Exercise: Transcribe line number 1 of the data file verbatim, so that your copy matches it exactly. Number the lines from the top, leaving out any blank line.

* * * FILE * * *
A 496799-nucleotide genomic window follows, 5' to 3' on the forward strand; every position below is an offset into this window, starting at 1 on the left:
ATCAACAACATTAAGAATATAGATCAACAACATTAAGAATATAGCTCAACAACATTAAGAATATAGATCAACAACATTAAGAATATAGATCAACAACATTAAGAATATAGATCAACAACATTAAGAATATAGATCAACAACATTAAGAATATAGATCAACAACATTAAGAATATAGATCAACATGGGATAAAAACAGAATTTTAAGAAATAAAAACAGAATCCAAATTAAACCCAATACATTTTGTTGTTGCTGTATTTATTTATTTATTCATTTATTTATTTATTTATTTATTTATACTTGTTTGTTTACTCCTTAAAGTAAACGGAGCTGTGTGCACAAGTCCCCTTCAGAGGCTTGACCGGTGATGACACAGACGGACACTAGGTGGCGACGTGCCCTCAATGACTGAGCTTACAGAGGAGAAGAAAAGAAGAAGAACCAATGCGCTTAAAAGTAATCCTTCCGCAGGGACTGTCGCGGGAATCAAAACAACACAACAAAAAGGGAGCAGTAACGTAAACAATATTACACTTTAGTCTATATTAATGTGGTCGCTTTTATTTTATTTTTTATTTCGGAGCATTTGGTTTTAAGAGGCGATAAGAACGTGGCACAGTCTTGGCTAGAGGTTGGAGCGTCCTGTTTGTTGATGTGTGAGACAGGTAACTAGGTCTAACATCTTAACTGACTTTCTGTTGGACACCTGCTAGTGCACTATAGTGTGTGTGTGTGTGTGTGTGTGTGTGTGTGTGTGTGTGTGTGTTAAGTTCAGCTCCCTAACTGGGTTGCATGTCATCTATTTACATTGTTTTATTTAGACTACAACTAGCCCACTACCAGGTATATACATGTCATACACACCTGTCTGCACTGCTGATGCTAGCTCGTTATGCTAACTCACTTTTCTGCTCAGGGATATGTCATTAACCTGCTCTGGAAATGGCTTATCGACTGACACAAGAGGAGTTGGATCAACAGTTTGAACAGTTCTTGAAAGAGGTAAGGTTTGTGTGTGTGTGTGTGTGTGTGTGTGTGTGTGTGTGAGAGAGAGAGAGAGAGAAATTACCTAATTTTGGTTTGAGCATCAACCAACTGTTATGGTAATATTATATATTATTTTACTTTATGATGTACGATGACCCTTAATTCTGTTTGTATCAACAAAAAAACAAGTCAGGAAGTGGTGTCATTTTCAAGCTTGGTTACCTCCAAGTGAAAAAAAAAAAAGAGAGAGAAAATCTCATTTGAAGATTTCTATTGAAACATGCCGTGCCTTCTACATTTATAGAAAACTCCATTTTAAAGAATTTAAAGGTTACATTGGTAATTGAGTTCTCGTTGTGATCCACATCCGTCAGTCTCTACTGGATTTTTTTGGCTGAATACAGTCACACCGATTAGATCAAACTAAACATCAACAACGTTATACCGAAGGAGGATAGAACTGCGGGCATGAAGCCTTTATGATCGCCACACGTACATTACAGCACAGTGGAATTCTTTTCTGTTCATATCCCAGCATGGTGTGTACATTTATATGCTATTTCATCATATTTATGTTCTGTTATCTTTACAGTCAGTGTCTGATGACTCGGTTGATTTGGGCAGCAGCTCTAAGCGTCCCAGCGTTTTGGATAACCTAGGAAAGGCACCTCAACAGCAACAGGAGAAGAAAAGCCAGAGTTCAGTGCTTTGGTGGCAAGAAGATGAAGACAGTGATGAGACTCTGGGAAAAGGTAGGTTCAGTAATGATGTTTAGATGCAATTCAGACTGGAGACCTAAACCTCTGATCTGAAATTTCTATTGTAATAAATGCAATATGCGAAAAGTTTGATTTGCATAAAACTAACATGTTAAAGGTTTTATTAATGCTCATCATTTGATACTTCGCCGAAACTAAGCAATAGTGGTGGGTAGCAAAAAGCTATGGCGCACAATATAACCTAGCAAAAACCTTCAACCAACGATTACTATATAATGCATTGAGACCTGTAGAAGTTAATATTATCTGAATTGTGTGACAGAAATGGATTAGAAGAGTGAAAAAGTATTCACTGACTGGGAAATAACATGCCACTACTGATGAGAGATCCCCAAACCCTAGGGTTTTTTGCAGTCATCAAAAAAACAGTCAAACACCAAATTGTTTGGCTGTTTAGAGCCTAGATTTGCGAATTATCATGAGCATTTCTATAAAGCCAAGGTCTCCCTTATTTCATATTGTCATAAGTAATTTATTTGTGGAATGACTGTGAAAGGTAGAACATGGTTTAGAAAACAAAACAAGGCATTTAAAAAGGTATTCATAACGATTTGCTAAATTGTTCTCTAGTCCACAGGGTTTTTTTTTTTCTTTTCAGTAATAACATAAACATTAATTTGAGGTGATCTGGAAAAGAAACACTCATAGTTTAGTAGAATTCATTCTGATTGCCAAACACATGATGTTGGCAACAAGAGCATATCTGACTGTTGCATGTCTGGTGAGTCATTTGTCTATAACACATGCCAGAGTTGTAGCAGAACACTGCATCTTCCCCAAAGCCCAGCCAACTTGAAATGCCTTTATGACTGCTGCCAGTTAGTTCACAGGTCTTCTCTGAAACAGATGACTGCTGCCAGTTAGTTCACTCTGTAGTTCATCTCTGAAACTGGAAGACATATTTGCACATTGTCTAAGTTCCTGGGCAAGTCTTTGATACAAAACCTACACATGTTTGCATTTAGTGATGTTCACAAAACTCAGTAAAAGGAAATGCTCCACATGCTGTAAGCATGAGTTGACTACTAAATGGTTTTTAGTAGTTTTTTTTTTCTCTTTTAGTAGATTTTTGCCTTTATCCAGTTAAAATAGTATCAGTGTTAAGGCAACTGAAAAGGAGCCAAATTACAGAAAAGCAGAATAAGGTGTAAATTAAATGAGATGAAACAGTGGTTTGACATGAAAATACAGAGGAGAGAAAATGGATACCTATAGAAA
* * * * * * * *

A 496799-nucleotide genomic window follows, 5' to 3' on the forward strand; every position below is an offset into this window, starting at 1 on the left: